Remember

It is past his bedtime. He is snuggled on his tummy, tucked in tight under his baby blanket that just barely covers his tippy toes. I lay next to him on my stomach, facing him so that we are nearly nose to nose. I slowly and gently stroke his hair as I sing “You are my sunshine” quietly. All is still and we slowly come down from the day together, relaxing into the darkness of the evening. Slowly, so slowly I hear a sound start to rise from him. It is a soft keening, building in his throat and before I know what has happened there are giant tears slipping down his cheeks. And the keening rises to a wail of anguish and suddenly he is sobbing and choking out the words,

“I don’t want you to die.”

“I love you so much.”

“Please mommy, please don’t die.”

I press closer to him so that his tears spill onto my face and I rub his back and murmur to him that I am not going to die, that I am going to be with him for a long, long time. And he clings to me and sobs and his hot breath warms my face and my heart aches with all the love I have for him.

And he cries himself dry. And exhausted, he sleeps.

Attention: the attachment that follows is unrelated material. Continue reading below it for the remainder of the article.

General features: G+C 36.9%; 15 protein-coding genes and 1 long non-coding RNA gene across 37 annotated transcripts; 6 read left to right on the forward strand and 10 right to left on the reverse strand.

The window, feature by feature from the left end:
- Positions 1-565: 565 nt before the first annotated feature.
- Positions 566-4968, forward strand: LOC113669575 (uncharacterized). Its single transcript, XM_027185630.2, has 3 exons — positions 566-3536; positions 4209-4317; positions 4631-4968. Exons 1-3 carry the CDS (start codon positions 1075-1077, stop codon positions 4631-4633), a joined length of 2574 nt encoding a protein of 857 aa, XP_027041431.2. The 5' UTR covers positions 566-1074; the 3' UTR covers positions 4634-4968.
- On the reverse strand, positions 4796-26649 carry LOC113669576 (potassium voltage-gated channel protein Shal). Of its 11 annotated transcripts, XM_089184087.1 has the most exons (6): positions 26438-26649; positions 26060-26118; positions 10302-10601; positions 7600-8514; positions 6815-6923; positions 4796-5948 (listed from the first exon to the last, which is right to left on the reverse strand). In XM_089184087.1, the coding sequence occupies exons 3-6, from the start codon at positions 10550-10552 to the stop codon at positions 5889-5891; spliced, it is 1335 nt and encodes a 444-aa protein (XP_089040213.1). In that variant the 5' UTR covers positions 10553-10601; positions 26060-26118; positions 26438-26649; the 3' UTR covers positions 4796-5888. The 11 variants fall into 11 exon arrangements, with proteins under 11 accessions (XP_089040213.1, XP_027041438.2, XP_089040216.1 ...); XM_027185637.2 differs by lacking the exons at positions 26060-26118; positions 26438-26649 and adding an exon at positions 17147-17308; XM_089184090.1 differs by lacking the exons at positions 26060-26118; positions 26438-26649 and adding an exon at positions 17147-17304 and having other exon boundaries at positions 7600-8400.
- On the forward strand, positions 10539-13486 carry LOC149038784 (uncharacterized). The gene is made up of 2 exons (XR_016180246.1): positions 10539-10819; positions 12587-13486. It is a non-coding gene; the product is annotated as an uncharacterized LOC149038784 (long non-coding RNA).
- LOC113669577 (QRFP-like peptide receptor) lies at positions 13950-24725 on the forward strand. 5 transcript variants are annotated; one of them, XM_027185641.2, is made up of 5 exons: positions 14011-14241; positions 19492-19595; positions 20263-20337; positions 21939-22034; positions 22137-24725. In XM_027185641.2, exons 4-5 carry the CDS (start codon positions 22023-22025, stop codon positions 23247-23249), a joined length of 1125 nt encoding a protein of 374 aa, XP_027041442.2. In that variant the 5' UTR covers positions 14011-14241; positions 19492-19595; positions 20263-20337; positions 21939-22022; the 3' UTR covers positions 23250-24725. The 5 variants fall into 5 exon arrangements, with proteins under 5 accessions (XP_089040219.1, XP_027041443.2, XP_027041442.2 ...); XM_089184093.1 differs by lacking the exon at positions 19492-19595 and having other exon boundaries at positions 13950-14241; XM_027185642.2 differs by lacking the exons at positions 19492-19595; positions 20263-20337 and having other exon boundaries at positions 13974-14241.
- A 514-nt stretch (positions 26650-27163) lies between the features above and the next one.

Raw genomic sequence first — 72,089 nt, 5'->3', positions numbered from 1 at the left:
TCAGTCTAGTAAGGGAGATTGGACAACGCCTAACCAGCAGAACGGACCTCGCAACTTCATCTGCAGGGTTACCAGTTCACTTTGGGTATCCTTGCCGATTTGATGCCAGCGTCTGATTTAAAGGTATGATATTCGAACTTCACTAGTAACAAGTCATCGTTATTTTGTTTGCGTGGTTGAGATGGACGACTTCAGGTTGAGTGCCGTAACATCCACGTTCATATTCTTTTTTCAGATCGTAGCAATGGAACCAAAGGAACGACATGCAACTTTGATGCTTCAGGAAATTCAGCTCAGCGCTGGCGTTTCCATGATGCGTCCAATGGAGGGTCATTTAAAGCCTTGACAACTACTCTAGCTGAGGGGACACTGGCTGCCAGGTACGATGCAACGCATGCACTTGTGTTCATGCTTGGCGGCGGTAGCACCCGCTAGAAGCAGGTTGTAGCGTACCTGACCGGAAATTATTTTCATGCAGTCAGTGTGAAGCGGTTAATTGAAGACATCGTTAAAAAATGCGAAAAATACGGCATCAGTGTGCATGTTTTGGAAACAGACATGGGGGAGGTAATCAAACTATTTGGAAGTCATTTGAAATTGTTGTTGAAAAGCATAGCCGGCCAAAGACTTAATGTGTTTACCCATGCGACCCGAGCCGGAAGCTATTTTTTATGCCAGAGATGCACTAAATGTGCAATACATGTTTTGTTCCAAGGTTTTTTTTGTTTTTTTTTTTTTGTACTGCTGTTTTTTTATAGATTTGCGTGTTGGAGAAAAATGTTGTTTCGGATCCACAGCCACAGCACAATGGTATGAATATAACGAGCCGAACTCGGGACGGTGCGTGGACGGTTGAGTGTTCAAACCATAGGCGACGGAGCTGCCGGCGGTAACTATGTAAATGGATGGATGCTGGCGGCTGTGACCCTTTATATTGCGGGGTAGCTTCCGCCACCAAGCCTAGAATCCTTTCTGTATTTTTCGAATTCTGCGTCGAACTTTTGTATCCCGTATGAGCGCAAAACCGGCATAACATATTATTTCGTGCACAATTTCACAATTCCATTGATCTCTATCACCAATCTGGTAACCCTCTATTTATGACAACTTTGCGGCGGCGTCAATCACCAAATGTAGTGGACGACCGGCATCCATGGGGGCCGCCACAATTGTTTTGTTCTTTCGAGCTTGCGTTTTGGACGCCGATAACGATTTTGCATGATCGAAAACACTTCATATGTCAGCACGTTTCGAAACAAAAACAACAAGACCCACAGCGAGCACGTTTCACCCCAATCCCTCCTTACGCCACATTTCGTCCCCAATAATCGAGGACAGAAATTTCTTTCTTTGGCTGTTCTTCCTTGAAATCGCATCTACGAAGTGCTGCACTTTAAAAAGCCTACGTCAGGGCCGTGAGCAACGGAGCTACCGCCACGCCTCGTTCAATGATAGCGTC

I pray that when I look back at this time of Beckett’s life, I remember. More than just wild and silly and terrible threes, I pray I remember his heart. His giant capacity to love. I want to remember that when Kate is sad he tries to make her laugh. That when I am frustrated he always, with wide blue eyes worried, asks if I’m mad at him. That he wants me to smell his breath after he eats. That he loves dinosaurs.That his favorite color is blue. That he cries if I walk up the stairs too fast for him to keep up. That any time I put on a dress, or make-up, he tells me I am beautiful. That he still asks me if I’m sad that Pops is gone. That he gives the best hugs. That his hair curls when he gets sweaty. That he is the most animated child in his class during chapel, and that he sings with his whole body. That he, in all honesty, wants to live with me forever. That he cried this morning because Kate will move away some day when she “grows up.” That he loves apples so much he eats two or three a day. More if I would let him. I want to remember the way his hair smells after a bath. The sound of his giggle. How much he loves babies. And that the thing he fears most in the dark of night is that I would someday go away and not come back.

Please, God.

Help me remember.

Advertisements

Good parenting

Man y’all. Parenting is hard. And I was having one of those days. You know, the days where you question if you are doing right by your kids. If your best is enough. And you fret and worry and spend hours with an aching heart because you just want to know that you are raising your kids right, that they are happy and healthy and going to grow up to be awesome, productive adults and not jerk faces.

And then your kid’s Daisy troop leader sends you a picture she took at the last meeting and you are all…

Parenting. Nailed it.

unnamed-1